T B Davis - benefactor
Davis at the helm of Westward
One Sunday morning in the early 1880'S a young boy walked into St Luke's Church during morning service. There would have been nothing remarkable in this, but for the fact that the boy was thought to have been drowned at sea and mention was to have been made of this during the service. That boy was Tom Davis.
Thomas Benjamin Frederick Davis was born on 21 April 1867. He was the son of Thomas Leopold Davis, a ship's carpenter, and Jemima Davis (née Vickers). The family lived at Havre-des-Pas and as a boy Davis was in the choir of St Luke's Church, where one of his fellow choristers was Reginald Wingate, who was later to become Sirdar of the Sudan for nineteen years, a general and a Knight. The incumbent at the time of the 'Memorial Service' was Canon Philip R P Braithwaite, who was startled to see Davis in the congregation that Sunday morning. After the service he said to him "Tom, you did give me a surprise", which must have been a masterpiece of understatement.
Aground in the North Sea
After a modest education at St Luke's School at 2d a week, Davis went to sea at the age of fourteen years. It was in the month of November that his first ship, the Satellite, a three-masted brigantine of 245 tons, owned by R Allix and registered at Guernsey, encountered rough weather and ran aground in the North Sea on the Haisborough Sands off the coast of Norfolk. Davis answered the Captain's appeal for a volunteer to man the punt in an endeavour to save the ship's papers and the Captain's valuables, including his top hat.
The painter broke and Davis was cast adrift. He sculled out to sea and managed to keep his small craft from being swamped by bailing it out with the hat. Thirty-six hours later he was picked up half frozen by the Norwegian vessel Urda, whose crew of five knew no English, but kept on repeating the name 'Southampton'. It was, however, at Cowes that Davis eventually landed. As one writer observes, the next time Davis was to visit that mecca of yachtsmen was in 1923, when he went to race in Britannia as the guest of King George V. In passing, it is worth noting that the Satellite was refloated and made her way to Southampton, and it was from this source that the news came that Davis was believed to have been drowned.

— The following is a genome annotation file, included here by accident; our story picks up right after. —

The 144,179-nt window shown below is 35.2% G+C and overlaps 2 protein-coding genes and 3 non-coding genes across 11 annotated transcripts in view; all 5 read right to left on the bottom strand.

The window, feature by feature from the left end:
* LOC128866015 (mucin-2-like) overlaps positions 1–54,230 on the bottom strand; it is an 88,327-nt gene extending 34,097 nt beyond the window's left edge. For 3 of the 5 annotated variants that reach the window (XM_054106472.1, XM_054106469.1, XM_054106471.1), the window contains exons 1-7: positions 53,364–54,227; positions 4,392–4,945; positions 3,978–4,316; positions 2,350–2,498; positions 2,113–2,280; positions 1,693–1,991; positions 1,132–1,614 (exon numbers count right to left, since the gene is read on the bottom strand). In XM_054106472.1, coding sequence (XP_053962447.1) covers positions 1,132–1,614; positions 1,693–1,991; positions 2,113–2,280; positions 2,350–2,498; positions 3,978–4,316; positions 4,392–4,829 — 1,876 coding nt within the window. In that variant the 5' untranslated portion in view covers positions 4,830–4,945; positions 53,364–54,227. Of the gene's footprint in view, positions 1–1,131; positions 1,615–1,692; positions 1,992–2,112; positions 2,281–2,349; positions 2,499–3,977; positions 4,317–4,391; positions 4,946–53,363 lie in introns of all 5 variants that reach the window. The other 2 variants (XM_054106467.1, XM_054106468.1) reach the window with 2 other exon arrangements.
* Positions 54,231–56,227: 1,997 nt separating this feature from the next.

Young Davis made his way to Southampton and presented himself to the Captain of the Channel Islands mailboat, who took him back to Jersey, where his return caused a sensation, for he was thought to have been lost at sea. He landed on a Sunday morning and made his way home, whence his joyful parents packed him off to church, as has already been recalled.
It was then back to sea for Davis. He served in sailing ships and three times went round the Horn. He sailed before the mast and rose to be a Captain. For a time he was in the RNVR and taught gunnery on The President. He then settled in South Africa, where he purchased a wharfinger business. He was a man of great ability, especially with regard to the handling of men, and the business prospered. Eventually he controlled most of the stevedoring services from Durban to Mombasa. Davis had now become a very rich man. Davis married Minnie Bagge and had seven children, three of whom died in infancy. The second son, Howard Leopold, died as the result of severe wounds received in the Battle of the Somme during World War 1.
He had a great love of sailing and through this interest became a friend of King George V. He owned the magnificent J Class schooner-yacht Westward, in which he first raced in 1925, and on occasion beat the King sailing Britannia. With this fine vessel, which was to be seen at Rats Corner in St Helier's Harbour before World War II, he won a number of handsome trophies. On it was preserved the skiff from which he was rescued.
From 1937-1939 Davis was the Commodore of the Royal Channel Islands Yacht Club, to which he presented the Glenham Cup, which was named after his son, who now lives in South Africa. He also presented a trophy, the Howard Cup, to the St Helier Yacht Club.
Two facts of Davis's life have now been mentioned, his business acumen and the wealth which flowed from it and his interest in sailing. It is now time to turn to a third facet and the one for which he will be long remembered, both in the Republic of South Africa and the Island of Jersey, his many munificent benefactions.